Hidden Treasures of Afghanistan
Afghanistan conjures up images of fierce fighting, bloodshed, the Taliban, medieval Islamic values. Lost in the shuffle is its rich, thousand-year-old history.
In 1978, on windswept plains of northern Afghanistan, archaeologists unearthed tombs of ancient nomads that had been sealed for two thousand years and discovered some 22,000 individual pieces of gold buried with the remains of six Bactrian Central Asian nomads. Within months of this discovery at Tillya Tepe, the country descended into war, and the so-called Bactrian Hoard disappeared. Twenty-five years later, in 2003, Afghanistan surprised the world by announcing that the priceless artifacts had been located intact in Kabul. They had been rescued, along with other masterpieces of the National Museum, Kabul, and protected in the intervening years of turmoil by a group of selfless Afghan heroes who have come to be known as “the key holders.”
Strategically located on the commercial routes between China and India in the east and Europe in the west, Afghanistan was at the crossroads of civilizations in Central Asia. “Afghanistan: Hidden Treasures from the National Museum, Kabul,” now on exhibit at the Asian Art Museum, explores the rich cultural heritage of ancient Afghanistan from the Bronze Age (2500 BC) through the rise of trade along the Silk Road in the first century AD.
The exhibition features nearly 230 artworks, including gold objects from the famed Bactrian Hoard, bronze and stone sculptures, ivories, painted glassware, and other ancient Afghan works of art.
We carry a detailed pictorial article in this month’s issue.
In the wake of the terror attacks in Mumbai, Sapna Shahani, like millions the citizens of the financial capital of India, was shocked, outraged. She decided to do something about it. She wanted to mobilize ordinary citizens and give them a voice and a space in a circus-like atmosphere completely usurped by the sensationalist media and posturing politicians.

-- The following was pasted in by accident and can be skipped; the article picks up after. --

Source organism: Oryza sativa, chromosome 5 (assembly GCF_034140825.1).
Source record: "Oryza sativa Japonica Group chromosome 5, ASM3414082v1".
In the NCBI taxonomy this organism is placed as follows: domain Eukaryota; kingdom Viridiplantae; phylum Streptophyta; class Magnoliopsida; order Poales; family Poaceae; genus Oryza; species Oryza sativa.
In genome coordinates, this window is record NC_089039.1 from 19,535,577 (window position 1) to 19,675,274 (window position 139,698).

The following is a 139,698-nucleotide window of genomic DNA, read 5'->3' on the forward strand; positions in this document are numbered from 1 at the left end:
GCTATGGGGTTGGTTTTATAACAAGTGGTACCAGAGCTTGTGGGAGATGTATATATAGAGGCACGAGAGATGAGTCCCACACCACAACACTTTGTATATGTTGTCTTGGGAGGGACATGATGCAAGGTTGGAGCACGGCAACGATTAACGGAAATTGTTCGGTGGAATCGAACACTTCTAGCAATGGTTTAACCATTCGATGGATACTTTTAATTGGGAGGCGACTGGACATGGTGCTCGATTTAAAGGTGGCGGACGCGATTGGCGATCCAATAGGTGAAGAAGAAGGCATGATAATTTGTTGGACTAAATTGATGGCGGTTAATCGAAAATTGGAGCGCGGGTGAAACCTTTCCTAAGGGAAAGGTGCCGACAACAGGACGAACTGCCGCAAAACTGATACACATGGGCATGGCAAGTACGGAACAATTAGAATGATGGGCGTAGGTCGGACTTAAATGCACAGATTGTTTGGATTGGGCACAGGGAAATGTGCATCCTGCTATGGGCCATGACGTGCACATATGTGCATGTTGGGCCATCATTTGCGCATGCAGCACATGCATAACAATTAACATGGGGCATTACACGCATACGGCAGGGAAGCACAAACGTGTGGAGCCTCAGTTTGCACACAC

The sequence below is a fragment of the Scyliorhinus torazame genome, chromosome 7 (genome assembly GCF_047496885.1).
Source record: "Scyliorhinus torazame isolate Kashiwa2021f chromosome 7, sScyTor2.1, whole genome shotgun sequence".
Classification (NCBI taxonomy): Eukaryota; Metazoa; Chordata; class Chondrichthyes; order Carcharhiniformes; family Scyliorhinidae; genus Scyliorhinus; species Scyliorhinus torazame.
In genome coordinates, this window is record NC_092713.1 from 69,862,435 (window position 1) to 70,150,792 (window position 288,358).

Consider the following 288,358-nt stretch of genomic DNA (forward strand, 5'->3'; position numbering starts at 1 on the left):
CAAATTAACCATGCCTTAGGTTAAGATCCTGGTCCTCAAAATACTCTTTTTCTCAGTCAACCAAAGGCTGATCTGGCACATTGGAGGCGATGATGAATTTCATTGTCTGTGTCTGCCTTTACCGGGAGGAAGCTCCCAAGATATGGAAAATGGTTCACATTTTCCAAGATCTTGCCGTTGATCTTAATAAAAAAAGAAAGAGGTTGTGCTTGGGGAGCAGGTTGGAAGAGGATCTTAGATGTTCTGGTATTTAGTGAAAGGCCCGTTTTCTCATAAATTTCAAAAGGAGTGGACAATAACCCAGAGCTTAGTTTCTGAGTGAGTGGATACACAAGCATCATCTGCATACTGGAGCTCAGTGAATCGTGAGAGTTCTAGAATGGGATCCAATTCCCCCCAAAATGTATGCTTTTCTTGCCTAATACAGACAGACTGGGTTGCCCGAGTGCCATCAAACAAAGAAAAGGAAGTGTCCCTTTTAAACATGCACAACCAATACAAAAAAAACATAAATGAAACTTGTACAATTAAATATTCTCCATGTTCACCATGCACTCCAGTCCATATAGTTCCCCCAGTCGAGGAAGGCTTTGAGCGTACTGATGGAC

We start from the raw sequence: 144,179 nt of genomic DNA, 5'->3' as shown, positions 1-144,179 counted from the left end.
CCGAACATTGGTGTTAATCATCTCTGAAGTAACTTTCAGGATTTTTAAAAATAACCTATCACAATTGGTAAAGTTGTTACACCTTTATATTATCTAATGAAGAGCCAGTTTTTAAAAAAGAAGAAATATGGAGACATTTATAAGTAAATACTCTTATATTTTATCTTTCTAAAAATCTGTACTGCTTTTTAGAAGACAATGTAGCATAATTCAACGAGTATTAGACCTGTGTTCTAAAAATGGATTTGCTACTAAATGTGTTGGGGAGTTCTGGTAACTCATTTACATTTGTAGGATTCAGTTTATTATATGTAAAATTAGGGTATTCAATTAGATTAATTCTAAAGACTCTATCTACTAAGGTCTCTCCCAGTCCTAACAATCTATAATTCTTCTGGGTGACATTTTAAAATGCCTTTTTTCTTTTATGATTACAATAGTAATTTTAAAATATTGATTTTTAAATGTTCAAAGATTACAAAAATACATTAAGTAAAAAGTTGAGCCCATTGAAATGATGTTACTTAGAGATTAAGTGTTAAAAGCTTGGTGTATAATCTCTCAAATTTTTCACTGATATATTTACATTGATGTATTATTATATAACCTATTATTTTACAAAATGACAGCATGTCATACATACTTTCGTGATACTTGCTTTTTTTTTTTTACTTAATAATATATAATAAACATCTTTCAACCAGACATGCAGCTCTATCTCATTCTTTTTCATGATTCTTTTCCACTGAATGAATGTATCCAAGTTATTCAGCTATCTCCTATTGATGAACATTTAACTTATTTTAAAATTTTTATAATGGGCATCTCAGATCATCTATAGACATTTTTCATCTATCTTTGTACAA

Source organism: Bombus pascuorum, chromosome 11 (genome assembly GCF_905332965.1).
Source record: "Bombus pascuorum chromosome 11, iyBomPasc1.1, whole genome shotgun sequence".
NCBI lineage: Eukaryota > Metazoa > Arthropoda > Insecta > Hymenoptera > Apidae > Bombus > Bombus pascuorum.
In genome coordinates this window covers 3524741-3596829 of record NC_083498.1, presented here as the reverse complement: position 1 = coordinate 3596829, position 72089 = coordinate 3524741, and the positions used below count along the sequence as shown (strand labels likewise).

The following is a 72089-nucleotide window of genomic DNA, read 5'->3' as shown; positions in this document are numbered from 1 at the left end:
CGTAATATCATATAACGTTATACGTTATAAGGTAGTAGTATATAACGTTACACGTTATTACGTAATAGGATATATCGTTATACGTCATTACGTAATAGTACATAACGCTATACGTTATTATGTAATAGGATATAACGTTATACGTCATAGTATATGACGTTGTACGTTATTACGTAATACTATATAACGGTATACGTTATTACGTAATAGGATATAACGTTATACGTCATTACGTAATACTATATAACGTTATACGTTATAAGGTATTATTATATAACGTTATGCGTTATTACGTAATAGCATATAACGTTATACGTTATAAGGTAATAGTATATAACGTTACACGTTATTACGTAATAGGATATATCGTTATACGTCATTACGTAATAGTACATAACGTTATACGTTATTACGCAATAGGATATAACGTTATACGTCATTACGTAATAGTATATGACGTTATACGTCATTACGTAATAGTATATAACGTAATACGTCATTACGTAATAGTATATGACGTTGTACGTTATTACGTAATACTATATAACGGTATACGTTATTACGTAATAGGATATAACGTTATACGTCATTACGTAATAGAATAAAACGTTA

It started off modestly enough, as Shahani and a friend communicated with other ordinary people. Their initial modest vigil mushroomed into a huge public outpouring of grief, outrage and concern.
It was by no means always an easy camaraderie; tempers were frayed at times, there were occasional bitter arguments, but the effort gave ordinary people a much-needed space to reflect and explore the broader social ramifications of what had happened.
Shahani writes about her experience in this month’s issue.
Times are tough, and the commute is lousy in most metropolitan cities in India. No wonder telecommuting is catching on.
With current recession beginning to bite, companies like IBM, American Express, GE, and software giants such as Wipro, Infosys, TCS, are taking a fresh look at the home office concept to cut costs, while improving efficiency and productivity.
Experts estimate cost savings of up to 15-20 percent with manpower utilizing up to 25 percent of work hours from home.
Especially at call centers, the working hours can be unusual, given the need to keep U.S., time, and companies are realizing that apart from areas connected to privacy, control and data security issues, a lot of functions requiring less supervision and less face-to-face interaction can be done from home.
This month’s issue has a detailed article.